# why is there a minus sign on DEigenvalues “operator” as compared to the ODE itself?

In Mathematica, to find the eigenvalues for the following differential equation

\begin{align*} y''(x)+ \lambda y(x) &=0 \\ y(0) &=0\\ y(L) &=0 \end{align*}

The syntax one must use is

ClearAll[y,x,L0];
op={-y''[x],DirichletCondition[y[x]==0,True]};
eig=DEigenvalues[op,y[x],{x,0,L0},6]


Which gives the correct eigenvalues. My question is, why is there a minus sign in -y''(x) above? If one uses y''(x) instead, then all the eignevalues will be negative which is ofcourse wrong since eigenvalues have to be non-negative. (well, at least for Sturm-Lioville problems, I am not sure now if this is true in general?)

Help does not say anything about this. It just says operator and uses minus sign with no explanation. The closest thing I found, is that in Sturm–Liouville problems, some use minus sign. As in wikipedia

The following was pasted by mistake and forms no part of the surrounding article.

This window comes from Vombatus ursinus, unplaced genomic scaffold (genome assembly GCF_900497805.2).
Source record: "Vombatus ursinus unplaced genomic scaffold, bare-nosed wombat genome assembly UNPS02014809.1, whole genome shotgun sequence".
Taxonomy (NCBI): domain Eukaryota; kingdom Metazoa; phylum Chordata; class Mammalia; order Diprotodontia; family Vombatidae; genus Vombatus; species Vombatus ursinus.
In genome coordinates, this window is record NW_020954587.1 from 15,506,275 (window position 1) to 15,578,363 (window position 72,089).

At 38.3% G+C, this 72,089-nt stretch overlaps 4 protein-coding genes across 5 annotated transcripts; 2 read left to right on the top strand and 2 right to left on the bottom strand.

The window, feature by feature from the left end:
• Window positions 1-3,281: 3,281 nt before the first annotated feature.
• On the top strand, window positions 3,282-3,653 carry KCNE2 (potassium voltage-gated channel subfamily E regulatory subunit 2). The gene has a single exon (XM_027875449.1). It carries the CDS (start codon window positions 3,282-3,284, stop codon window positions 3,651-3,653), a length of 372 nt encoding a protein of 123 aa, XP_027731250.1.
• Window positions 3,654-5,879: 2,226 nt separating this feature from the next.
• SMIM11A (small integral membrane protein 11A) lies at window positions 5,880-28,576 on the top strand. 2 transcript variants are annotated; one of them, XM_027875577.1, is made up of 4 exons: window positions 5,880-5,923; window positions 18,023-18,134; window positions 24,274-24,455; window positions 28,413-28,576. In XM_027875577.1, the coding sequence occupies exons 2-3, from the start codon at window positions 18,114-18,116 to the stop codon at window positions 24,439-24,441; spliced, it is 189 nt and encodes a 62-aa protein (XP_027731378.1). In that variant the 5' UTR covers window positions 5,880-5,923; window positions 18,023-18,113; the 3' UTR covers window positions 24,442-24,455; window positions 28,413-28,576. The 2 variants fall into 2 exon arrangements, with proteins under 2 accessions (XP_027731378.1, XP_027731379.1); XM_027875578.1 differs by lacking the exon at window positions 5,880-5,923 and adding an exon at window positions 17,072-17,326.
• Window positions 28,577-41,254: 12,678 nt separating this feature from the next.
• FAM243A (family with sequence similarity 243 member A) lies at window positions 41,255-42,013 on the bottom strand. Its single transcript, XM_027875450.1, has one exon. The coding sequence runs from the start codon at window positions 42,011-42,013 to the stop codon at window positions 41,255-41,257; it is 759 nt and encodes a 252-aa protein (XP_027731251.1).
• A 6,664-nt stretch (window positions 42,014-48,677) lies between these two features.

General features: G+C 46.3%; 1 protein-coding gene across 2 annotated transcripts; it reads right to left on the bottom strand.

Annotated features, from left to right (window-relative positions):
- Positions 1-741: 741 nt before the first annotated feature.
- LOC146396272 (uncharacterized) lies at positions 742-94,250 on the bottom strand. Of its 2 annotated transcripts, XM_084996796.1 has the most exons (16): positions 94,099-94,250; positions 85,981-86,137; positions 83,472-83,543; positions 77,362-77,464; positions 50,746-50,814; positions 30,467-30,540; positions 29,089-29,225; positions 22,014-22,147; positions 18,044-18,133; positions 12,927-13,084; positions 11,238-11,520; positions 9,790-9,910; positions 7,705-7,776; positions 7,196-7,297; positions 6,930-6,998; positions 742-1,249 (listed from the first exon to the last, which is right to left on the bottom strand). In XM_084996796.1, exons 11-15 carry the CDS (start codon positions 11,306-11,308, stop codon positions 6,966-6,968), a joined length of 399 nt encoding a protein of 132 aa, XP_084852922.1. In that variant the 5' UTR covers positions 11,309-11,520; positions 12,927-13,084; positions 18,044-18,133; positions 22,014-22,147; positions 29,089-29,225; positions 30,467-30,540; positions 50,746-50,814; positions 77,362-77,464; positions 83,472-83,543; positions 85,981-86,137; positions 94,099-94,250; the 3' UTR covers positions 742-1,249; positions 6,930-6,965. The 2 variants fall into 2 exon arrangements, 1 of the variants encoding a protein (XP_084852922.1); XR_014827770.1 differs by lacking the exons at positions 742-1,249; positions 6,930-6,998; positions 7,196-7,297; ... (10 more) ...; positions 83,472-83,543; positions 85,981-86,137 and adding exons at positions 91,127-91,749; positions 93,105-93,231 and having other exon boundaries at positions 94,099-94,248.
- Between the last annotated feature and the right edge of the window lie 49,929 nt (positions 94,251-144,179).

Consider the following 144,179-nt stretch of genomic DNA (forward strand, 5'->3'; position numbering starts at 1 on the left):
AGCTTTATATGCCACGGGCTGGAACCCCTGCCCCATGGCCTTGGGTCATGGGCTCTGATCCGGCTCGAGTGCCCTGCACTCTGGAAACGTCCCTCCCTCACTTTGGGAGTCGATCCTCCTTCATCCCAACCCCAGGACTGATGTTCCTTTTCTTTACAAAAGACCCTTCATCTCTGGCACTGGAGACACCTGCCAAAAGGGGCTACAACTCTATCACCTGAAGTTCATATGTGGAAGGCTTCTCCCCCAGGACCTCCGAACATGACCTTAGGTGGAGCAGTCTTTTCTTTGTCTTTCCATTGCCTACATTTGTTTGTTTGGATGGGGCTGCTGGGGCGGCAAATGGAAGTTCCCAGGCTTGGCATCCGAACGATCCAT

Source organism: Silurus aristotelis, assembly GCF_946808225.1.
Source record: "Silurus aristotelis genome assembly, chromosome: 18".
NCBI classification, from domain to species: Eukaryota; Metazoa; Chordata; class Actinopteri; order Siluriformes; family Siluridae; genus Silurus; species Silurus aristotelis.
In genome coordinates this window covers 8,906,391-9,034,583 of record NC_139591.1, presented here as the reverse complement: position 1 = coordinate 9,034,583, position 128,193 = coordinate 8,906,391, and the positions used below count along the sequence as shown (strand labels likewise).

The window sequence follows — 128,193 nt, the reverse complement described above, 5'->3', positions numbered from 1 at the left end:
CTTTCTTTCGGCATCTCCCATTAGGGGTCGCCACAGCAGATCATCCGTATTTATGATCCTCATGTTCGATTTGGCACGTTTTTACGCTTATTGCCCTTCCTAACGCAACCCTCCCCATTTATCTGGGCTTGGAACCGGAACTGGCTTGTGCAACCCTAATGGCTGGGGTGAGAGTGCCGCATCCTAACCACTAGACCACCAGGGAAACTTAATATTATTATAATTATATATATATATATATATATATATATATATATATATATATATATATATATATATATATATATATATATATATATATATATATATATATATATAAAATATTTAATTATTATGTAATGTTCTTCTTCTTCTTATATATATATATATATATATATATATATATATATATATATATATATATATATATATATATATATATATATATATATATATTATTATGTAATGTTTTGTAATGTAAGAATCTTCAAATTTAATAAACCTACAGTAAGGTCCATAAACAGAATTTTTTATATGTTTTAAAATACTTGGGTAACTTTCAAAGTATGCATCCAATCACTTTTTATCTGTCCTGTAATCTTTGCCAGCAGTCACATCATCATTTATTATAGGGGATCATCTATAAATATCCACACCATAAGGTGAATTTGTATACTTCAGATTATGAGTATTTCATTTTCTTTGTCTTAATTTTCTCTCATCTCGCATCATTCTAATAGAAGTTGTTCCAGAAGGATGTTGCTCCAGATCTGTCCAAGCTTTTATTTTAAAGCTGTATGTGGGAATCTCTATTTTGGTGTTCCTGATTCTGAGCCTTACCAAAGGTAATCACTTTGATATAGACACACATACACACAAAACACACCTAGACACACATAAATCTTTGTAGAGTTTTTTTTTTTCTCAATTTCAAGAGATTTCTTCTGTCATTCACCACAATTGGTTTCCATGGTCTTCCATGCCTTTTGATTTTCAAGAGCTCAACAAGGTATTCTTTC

It is little confusing, since the sign is opposite from the differential equation itself.

Question is: Why is minus sign needed for DEigenvalues and DEigensystem? It would be nice if help pages spell things out more and explained this.

version 11.1.1

So an eigenvalue $\lambda$ of a differential operator ${\cal O}$ acting on an eigenfunction $u(x)$ is defined to satisfy: ${\cal O} u(x) = \lambda u(x)$. (cf. for example Wikipedia ).

Let's look at your example: $\partial_x^2 y(x) + \lambda y(x) = 0$.

So taking into the same form as the definition of the eigenvalue we see that $\lambda$ is the eigenvalue for the operator $-\partial_x^2$: $$-\partial_x^2 y(x) = \lambda y(x)$$ (we just brought the $\lambda y(x)$ to the RHS and multiplied by negative one to find the operator ${\cal O} = -\partial_x^2$).

Let's see this in action in Mathematica:

{vals, funs} =  DEigensystem[{-y''[x],
DirichletCondition[y[x] == 0, True]}, u[x], {x, 0, Pi}, 3]


yields:

{{1, 4, 9}, {Sin[x], Sin[2 x], Sin[3 x]}}

And this is true: $-\partial_x^2 \sin(x)$ is of course $1 \times \sin(x)$. The eigenvalue of the differential operator $\partial_x^2$ with eigenvector $\sin(x)$ is $-1$.